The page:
I think reactions like this bring up great questions, but can tend toward the illogically radical like the Montana bill proposal to ban yoga pants. After reading this article, it was obvious what problems in American culture we should be addressing, and it isn't yoga pants. Yoga pants aren't causing a whole slue of people to feel poorly about their bodies. No, the problem is a huge one and multifaceted.
We've went from one extreme to another in this country in terms of our display of the human form and sexuality and our ways of living and economy. Our cultural norms formed in a way that was heavily influenced by prudish Puritanism. Now, we are at the opposite end of the spectrum where every day from the time we are born we are inundated by hyper-sexualized images of the human body that aren't even representative of reality. Those of us who exist in the in between are confused and silent.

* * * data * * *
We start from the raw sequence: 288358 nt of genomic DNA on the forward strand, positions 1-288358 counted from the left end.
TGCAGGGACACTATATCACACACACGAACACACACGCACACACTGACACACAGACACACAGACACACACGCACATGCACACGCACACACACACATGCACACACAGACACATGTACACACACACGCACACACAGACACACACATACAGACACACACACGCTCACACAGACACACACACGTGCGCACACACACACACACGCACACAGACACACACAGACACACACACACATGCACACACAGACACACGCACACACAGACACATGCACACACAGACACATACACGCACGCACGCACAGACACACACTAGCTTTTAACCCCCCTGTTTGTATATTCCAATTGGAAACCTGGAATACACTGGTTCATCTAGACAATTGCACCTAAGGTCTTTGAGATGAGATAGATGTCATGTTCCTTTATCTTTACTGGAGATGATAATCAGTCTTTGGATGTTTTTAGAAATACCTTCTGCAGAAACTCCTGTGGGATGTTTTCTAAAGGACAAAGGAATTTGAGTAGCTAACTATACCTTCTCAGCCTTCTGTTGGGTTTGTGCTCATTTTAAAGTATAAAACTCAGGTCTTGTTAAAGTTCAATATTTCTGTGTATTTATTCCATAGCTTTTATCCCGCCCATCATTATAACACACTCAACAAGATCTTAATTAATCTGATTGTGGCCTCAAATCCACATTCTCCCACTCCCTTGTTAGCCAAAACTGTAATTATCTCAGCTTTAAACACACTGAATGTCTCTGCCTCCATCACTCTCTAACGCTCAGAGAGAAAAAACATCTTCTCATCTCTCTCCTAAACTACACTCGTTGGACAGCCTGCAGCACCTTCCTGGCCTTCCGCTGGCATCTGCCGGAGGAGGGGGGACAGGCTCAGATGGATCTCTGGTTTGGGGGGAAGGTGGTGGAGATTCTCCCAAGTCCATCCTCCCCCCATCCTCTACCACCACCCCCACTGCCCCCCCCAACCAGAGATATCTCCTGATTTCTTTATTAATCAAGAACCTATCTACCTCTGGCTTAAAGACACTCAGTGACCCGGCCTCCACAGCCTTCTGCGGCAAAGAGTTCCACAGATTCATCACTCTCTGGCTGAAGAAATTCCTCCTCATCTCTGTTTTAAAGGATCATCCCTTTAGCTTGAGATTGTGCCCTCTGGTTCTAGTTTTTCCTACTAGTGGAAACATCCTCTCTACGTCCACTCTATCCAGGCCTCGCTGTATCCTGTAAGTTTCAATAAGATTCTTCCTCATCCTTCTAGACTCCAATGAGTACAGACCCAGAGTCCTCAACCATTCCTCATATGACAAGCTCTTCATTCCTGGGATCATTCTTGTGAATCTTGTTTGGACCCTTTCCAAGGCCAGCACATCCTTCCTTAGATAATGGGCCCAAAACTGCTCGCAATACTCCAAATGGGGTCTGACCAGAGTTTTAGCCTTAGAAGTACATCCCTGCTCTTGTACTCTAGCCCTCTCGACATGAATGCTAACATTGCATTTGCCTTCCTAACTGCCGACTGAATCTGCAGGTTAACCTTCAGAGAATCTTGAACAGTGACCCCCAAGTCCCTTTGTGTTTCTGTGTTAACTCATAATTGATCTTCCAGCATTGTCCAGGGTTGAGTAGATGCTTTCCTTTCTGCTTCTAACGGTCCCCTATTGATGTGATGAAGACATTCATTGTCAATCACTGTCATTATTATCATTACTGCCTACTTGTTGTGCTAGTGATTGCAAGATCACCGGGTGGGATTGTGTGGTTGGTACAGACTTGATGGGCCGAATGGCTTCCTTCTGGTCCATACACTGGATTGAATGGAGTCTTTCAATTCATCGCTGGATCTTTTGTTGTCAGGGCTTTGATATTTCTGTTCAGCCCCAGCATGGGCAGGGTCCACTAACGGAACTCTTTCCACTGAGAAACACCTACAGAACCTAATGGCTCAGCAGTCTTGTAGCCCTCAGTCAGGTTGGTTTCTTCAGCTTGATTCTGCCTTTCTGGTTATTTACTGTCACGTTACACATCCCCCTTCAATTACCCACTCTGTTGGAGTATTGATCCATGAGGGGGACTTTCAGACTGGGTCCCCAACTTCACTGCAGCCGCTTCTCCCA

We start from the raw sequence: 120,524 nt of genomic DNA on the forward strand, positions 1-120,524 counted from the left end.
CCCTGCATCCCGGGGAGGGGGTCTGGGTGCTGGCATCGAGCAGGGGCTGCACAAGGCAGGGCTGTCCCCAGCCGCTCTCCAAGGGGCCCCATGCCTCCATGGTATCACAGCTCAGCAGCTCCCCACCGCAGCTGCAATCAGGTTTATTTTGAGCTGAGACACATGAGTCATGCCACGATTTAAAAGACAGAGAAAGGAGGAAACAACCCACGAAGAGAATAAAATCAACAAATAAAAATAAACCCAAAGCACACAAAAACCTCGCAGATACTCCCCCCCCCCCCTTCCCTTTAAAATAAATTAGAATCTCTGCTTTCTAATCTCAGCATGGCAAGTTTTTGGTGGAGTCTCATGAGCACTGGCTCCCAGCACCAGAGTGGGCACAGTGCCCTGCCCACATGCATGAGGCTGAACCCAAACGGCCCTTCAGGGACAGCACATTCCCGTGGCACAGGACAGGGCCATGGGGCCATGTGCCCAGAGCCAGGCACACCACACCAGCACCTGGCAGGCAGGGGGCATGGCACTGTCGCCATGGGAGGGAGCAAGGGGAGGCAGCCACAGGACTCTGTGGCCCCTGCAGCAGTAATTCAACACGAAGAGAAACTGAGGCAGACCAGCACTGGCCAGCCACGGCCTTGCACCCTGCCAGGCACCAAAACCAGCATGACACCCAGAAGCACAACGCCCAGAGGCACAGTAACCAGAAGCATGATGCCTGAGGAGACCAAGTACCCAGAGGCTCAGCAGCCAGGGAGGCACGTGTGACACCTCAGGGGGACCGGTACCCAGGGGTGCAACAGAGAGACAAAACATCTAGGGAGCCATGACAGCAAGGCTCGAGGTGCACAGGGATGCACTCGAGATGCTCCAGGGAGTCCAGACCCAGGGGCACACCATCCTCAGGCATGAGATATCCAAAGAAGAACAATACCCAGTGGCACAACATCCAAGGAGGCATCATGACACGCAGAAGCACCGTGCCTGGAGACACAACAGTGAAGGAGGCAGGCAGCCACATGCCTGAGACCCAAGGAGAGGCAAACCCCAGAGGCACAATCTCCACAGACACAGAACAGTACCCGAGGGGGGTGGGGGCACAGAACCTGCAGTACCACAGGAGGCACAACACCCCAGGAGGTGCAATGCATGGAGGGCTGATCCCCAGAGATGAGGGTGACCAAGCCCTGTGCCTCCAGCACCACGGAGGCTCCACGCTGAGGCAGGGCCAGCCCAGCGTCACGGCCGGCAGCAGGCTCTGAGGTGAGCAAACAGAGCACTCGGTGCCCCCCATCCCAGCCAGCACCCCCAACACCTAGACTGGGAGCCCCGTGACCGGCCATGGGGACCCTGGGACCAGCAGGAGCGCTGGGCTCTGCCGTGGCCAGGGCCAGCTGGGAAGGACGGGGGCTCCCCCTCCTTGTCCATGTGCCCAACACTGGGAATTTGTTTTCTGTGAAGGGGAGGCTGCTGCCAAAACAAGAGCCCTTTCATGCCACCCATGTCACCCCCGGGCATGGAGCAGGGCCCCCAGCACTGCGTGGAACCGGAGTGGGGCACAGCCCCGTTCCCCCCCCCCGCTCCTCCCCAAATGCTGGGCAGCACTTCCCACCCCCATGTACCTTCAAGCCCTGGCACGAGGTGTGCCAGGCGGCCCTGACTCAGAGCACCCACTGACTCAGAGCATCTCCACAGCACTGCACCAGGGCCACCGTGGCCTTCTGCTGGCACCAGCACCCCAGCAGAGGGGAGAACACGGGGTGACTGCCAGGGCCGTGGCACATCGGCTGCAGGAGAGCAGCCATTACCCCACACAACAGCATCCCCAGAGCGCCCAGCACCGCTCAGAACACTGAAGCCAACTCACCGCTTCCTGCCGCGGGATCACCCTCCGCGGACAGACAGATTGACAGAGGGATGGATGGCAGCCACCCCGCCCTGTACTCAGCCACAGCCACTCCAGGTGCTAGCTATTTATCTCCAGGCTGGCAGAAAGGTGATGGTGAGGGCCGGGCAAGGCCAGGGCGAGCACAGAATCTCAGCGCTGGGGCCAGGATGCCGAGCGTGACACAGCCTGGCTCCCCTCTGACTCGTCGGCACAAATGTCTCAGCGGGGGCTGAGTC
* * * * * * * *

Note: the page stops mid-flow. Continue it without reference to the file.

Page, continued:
The article also highlighted the conundrum of, Veronica Partridge, who vowed to not wear yoga pants or leggings in public again. Her husband honestly revealed to her that sometimes he couldn't help but to look at women when they wear yoga pants. I feel for her and her husband and the realities of this issue. I feel for women who have felt those less than respectful eyes on their bodies. The issue is not the woman's clothes. It is our culture's portrayal of the female form not as something to be admired for its beauty, but for something to lust for. There is a huge difference in admiring beauty and lusting. I can see someone and their beauty and enjoy looking at them without wanting to be with them sexually. In a culture where that cannot be separated, the problem is not in form fitting clothes enticing looks. The problem is in perversion. I would bet that in a culture where women regularly go topless don't have this issue in this same form.